Workstation Use (Required) Develop P&Ps to specify: The proper functions to be performed The manner in which those functions are to be performed The physical attributes of the surroundings of a specific workstation or class of workstation that can access ePHI Encompasses portable devices, such as tablets, PDAs, laptops Conventional desktop – could include log-off requirement, updating anti-virus For portable devices – can limit what can be stored on these devices
Workstation Security (Required) Implement physical safeguards for all workstations that can access ePHI in order to restrict access to authorized users. Examples: Positioning monitors so they cannot be viewed by passers by Using password-protected screen savers Limiting access to buildings, offices, workstations, printers, faxes and remote devices
Device and Media Controls Implement P&Ps that control the receipt and removal of hardware and electronic media that contain ePHI and includes the following implementation specifications Disposal (Required) Media Re-Use (Required) Accountability (Addressable) Data Backup and Storage (Addressable)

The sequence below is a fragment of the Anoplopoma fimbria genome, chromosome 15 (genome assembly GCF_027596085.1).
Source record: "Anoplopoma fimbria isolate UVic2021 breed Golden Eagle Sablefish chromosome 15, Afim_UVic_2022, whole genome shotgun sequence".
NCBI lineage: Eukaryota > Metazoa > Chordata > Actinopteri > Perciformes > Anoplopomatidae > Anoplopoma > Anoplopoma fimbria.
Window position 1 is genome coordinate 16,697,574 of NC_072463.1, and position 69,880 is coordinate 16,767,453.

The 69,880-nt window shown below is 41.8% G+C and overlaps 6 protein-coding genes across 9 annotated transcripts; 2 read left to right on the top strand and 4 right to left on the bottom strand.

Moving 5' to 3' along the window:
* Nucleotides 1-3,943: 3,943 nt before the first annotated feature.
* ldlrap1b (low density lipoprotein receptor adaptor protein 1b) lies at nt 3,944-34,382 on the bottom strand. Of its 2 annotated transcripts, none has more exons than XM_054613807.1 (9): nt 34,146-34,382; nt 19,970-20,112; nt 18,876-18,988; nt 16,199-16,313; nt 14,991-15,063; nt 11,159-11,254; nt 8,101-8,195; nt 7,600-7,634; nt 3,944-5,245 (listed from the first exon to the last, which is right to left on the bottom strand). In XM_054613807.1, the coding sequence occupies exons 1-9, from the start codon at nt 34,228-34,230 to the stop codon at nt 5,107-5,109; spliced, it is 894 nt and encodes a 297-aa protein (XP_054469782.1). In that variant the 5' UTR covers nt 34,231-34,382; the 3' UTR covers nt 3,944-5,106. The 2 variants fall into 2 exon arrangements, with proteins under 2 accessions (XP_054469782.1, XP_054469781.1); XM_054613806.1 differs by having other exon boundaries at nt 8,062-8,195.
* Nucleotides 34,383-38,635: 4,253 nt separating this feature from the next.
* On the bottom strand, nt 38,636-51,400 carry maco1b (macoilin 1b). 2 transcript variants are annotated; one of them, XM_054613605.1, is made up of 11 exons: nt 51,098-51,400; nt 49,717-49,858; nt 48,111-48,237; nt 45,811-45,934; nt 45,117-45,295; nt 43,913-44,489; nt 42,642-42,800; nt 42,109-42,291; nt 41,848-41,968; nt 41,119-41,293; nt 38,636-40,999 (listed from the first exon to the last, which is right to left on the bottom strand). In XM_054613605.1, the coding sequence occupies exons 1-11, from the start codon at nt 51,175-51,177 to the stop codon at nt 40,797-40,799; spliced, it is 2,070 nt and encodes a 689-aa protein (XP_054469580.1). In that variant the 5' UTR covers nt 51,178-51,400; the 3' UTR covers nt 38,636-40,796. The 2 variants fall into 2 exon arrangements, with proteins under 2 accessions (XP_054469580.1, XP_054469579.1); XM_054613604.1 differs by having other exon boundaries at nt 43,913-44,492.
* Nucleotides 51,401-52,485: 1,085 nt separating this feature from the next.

Technical Safeguards Technology and the P&Ps for its use that protect ePHI and control access to it. 5 Standards Access Control Audit Control Integrity Person or Entity Authentication Transmission Security Examples Usernames and passwords Security logs Firewalls Data Encryption
Access Control Implement technical P&Ps that allow authorized persons or software programs to access ePHI and includes the following specifications: Unique User ID (required) Emergency Access Procedure (required) Automatic Logoff (addressable) Encryption and Decryption (addressable)
Audit Controls (Required) Requires an organization to implement hardware, software and/or procedural mechanisms that record and examine activity in information systems that contain or use ePHI. Create a process to monitor data access that includes reviews of audit logs for failed logon attempts or security incidents, the frequency of such reviews and the desired escalation process.
Integrity Implement security measures that ensure that ePHI is not improperly modified without detection until disposed of and includes the following implementation specifications: Mechanism to Authenticate Electronic Protected Health Information (addressable) P&Ps to protect ePHI from improper alteration or destruction For most operating systems and hardware, integrity is already built in as standard features such as error-correcting memory and magnetic disc storage.
Person or Entity Authentication (Required) Implement procedures to verify that a person or entity seeking access to electronic PHI is the one claimed. Simple approach = password at login More sophisticated approach = biometric ID system, digital signatures